Navarette, 1367

Martin Davis

Navarette is interesting for several reasons. Firstly, it shows the
ascendancy of the English bowman over an unusual opponent-- light
cavalry. Secondly, it occurred outside the normal sphere of combat for
the period (at least as far as we insular British are concerned).
Thirdly, it contains some of the great figures of the high chivalric
period-- du Guesclin, Chandos, John of Gaunt and the Black Prince.
Finally, but for me interestingly, it forms the background to the last
part of Conan Doyle's "The White Company".

The battle had its roots in Spanish politics which appear to have been
no less complicated in the fourteenth century than at any other time.
The 'rightful' king of Castile, Pedro the Cruel, had been deposed by his
subjects, led by a nobleman, Henry of Trastamara, who had become the new
king, and Bertrand du Guesclin, the renowned French knight. Pedro fled
the country and went to see the Black Prince, administering the English
provinces around Bordeaux. Edward was incensed by the idea of a king
being deposed (I imagine he was also glad of an excuse to stop doing
paperwork and organise a fight) and set about recruiting troops. Men
from Gascony and Aquitaine answered his call; his younger brother John
came from England with 400 knights and a large number of archers the
King of Majorca produced some troops; and of course, the 'Free
Companies' of mercenaries were always available.

In February, 1367, Edward set out with his force, through the Pyrenees.
He crossed the Ebro at Logrono where he had heard that Henry of
Trastamara was only a short distance off, and the Allied army went
through the small town of Navarette along the minor road to Najera.

Henry made his stand with the River Najarilla at his back--this seems to
me to be a pretty elementary mistake and one wonders why he did it.
Still, he wasn't stupid and with du Guesclin advising him there must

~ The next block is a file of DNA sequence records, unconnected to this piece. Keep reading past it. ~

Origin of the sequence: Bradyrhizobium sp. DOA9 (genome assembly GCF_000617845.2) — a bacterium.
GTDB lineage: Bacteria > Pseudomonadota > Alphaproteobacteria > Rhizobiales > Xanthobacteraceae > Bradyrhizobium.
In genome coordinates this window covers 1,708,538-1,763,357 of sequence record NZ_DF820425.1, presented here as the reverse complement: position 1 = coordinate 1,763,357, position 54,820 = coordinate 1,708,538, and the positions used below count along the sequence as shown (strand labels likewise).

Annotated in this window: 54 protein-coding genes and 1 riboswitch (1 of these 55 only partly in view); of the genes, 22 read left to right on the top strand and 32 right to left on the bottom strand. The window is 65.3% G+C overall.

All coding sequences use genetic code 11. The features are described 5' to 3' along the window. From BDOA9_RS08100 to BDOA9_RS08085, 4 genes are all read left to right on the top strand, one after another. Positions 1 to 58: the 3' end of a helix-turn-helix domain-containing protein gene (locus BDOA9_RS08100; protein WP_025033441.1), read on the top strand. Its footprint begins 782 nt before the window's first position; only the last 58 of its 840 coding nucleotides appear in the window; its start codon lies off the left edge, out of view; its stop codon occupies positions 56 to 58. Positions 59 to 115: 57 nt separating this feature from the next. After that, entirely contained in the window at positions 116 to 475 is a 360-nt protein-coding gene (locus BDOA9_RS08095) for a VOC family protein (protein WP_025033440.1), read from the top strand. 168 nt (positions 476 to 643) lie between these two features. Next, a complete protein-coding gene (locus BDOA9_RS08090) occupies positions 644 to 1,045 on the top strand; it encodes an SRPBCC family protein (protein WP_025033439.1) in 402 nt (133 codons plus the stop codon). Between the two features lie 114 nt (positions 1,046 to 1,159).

have been some motive. The most likely explanation to me is that he felt
that the strength of his army lay in its cavalry rather than its large
numbers of conscript infantry and that these could be used to best
advantage on the featureless plain that separates Najera from Navarette.
Quite probably the idea of defeat never even occurred to him--his army
outnumbered that of Edward and Pedro by about 29,500 to 24,000 and I
should think he was quite happy .

Both sides arrayed their forces in three lines laid out in a comparable
manner. The front line of Henry's army was led by du Guesclin in person,
with 1500 picked men-at-arms and 500 crossbowmen. To oppose this Edward
put his brother John of Gaunt with 3000 infantry and 3000 archers. In
Henry's second line were two flanking forces of Spanish light cavalry
mixed with a core of heaves. At this time Spain was beginning to
experiment with light cavalry--later to develop into the 'genitors' of
the Renaissance--for skirmishing purposes; an idea that had dropped out
of contemporary European military thinking. The centre of the line was
led by Henry himself with the cream of his heavy cavalry, 1500 strong.
The Black Prince was also in the second line together with Pedro the
Cruel and 4000 infantry, l/2 of them archers. Flanking him were two
similar forces under Captal de Buch and Sir Thomas Percy. The third line
of Henry's force consisted of 20,000 Spanish infantry of mixed